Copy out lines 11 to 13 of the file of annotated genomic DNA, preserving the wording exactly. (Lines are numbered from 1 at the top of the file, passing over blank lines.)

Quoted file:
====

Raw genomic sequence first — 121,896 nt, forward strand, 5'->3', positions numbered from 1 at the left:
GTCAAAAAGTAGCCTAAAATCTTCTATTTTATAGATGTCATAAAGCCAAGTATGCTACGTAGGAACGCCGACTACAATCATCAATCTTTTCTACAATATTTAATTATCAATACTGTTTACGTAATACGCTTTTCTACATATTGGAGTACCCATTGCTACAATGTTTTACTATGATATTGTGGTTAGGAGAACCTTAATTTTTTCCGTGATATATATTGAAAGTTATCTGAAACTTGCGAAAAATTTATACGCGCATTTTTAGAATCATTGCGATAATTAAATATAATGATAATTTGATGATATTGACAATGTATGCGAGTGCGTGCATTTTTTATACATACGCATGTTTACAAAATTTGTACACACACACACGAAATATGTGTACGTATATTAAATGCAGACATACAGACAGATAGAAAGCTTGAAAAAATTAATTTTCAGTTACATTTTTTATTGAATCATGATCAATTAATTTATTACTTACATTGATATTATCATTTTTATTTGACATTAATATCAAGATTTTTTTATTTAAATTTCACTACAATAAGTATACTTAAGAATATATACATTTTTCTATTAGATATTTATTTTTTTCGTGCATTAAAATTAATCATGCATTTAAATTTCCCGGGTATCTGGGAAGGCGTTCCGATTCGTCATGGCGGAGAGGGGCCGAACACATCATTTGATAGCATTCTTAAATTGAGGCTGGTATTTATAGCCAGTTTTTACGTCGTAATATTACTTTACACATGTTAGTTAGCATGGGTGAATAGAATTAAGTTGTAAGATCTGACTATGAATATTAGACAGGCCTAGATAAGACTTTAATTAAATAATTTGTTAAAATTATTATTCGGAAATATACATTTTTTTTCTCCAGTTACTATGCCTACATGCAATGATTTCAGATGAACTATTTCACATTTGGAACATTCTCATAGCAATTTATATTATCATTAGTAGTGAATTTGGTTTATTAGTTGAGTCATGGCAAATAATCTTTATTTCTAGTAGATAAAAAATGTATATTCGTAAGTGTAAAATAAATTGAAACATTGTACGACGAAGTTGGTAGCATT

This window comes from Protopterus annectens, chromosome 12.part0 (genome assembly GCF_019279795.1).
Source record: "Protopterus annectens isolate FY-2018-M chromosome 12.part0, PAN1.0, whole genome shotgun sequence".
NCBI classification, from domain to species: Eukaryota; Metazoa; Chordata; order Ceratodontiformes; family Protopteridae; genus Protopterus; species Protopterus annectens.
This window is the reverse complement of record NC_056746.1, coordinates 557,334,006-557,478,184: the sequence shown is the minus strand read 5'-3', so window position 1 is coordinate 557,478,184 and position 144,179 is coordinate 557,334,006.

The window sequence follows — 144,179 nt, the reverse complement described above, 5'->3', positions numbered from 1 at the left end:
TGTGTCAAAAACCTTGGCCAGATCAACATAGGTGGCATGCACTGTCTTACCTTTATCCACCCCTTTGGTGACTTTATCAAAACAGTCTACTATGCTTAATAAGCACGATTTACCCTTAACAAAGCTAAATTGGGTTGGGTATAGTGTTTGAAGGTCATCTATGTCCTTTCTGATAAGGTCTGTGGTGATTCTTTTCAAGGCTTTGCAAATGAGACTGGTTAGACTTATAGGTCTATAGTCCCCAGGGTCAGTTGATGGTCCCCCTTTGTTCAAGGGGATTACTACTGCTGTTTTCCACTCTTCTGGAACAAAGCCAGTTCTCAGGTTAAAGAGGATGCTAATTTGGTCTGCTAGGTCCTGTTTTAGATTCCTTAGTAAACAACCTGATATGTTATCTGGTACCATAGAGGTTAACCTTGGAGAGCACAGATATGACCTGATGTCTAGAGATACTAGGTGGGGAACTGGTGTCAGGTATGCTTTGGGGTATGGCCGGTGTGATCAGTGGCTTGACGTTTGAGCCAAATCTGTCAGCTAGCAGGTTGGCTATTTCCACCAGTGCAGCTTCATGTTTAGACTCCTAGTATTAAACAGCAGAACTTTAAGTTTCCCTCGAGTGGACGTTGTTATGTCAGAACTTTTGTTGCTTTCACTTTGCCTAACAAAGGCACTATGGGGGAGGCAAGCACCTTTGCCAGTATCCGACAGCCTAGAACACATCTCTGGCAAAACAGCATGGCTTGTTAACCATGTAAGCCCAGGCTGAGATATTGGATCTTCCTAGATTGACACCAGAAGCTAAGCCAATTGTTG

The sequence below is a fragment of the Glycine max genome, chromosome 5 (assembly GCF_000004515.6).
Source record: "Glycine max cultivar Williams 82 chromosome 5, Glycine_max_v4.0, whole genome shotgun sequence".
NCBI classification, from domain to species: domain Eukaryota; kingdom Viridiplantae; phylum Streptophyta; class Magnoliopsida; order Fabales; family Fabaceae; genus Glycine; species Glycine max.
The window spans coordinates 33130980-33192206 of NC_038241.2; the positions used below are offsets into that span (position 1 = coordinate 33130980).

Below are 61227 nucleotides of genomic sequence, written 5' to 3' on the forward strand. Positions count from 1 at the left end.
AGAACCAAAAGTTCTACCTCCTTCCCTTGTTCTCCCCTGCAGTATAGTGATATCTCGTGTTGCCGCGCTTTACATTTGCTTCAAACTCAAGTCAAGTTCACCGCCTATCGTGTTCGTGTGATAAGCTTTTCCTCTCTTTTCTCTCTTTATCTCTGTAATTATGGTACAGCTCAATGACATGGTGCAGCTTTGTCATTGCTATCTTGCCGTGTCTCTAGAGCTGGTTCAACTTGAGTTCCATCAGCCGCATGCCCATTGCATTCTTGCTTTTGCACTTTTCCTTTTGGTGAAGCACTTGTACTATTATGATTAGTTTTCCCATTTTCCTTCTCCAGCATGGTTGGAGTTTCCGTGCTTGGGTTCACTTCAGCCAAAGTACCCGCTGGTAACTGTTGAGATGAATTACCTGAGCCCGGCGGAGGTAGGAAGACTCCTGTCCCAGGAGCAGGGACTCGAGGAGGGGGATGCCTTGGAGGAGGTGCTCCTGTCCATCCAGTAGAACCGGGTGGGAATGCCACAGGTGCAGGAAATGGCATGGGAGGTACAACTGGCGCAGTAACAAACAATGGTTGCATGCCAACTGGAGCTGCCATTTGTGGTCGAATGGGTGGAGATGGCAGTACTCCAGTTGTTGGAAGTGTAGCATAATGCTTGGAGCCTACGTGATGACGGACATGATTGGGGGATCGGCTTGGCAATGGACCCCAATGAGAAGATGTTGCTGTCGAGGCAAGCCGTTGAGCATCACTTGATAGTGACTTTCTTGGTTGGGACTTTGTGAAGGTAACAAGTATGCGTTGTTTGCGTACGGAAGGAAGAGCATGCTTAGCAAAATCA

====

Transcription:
NCBI classification, from domain to species: domain Eukaryota; kingdom Viridiplantae; phylum Streptophyta; class Magnoliopsida; order Fabales; family Fabaceae; genus Glycine; species Glycine max.
The window spans coordinates 33130980-33192206 of NC_038241.2; the positions used below are offsets into that span (position 1 = coordinate 33130980).

Below are 61227 nucleotides of genomic sequence, written 5' to 3' on the forward strand. Positions count from 1 at the left end.